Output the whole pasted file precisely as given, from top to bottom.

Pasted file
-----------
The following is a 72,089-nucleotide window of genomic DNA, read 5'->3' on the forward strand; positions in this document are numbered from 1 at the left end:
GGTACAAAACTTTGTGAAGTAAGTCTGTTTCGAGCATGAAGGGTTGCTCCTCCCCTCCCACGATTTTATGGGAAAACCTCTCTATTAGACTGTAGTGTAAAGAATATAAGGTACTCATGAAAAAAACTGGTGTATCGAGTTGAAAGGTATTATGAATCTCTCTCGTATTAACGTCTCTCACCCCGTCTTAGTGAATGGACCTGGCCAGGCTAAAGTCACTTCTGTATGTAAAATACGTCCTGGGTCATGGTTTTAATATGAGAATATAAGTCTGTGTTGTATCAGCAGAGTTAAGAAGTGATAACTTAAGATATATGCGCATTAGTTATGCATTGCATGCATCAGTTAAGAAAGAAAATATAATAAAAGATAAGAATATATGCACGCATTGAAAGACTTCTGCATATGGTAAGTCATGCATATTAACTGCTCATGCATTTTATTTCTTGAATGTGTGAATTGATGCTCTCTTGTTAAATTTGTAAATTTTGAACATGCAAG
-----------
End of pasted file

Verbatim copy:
The following is a 72,089-nucleotide window of genomic DNA, read 5'->3' on the forward strand; positions in this document are numbered from 1 at the left end:
GGTACAAAACTTTGTGAAGTAAGTCTGTTTCGAGCATGAAGGGTTGCTCCTCCCCTCCCACGATTTTATGGGAAAACCTCTCTATTAGACTGTAGTGTAAAGAATATAAGGTACTCATGAAAAAAACTGGTGTATCGAGTTGAAAGGTATTATGAATCTCTCTCGTATTAACGTCTCTCACCCCGTCTTAGTGAATGGACCTGGCCAGGCTAAAGTCACTTCTGTATGTAAAATACGTCCTGGGTCATGGTTTTAATATGAGAATATAAGTCTGTGTTGTATCAGCAGAGTTAAGAAGTGATAACTTAAGATATATGCGCATTAGTTATGCATTGCATGCATCAGTTAAGAAAGAAAATATAATAAAAGATAAGAATATATGCACGCATTGAAAGACTTCTGCATATGGTAAGTCATGCATATTAACTGCTCATGCATTTTATTTCTTGAATGTGTGAATTGATGCTCTCTTGTTAAATTTGTAAATTTTGAACATGCAAG